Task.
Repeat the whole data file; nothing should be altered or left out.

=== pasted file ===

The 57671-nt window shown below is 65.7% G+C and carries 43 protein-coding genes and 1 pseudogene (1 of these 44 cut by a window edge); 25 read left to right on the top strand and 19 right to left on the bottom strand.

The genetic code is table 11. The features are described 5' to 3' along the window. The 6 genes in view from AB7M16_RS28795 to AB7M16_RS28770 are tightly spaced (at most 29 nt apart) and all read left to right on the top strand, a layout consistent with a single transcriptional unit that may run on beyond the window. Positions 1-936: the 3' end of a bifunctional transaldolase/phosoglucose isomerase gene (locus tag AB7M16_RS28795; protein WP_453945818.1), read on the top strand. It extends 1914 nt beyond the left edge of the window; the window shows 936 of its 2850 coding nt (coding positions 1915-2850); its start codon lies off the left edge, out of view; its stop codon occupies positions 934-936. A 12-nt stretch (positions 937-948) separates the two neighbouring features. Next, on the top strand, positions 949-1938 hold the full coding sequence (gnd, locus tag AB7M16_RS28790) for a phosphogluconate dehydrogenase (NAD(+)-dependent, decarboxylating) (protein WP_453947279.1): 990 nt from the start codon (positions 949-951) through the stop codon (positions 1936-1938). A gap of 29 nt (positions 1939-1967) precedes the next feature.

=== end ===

The 57671-nt window shown below is 65.7% G+C and carries 43 protein-coding genes and 1 pseudogene (1 of these 44 cut by a window edge); 25 read left to right on the top strand and 19 right to left on the bottom strand.

The genetic code is table 11. The features are described 5' to 3' along the window. The 6 genes in view from AB7M16_RS28795 to AB7M16_RS28770 are tightly spaced (at most 29 nt apart) and all read left to right on the top strand, a layout consistent with a single transcriptional unit that may run on beyond the window. Positions 1-936: the 3' end of a bifunctional transaldolase/phosoglucose isomerase gene (locus tag AB7M16_RS28795; protein WP_453945818.1), read on the top strand. It extends 1914 nt beyond the left edge of the window; the window shows 936 of its 2850 coding nt (coding positions 1915-2850); its start codon lies off the left edge, out of view; its stop codon occupies positions 934-936. A 12-nt stretch (positions 937-948) separates the two neighbouring features. Next, on the top strand, positions 949-1938 hold the full coding sequence (gnd, locus tag AB7M16_RS28790) for a phosphogluconate dehydrogenase (NAD(+)-dependent, decarboxylating) (protein WP_453947279.1): 990 nt from the start codon (positions 949-951) through the stop codon (positions 1936-1938). A gap of 29 nt (positions 1939-1967) precedes the next feature.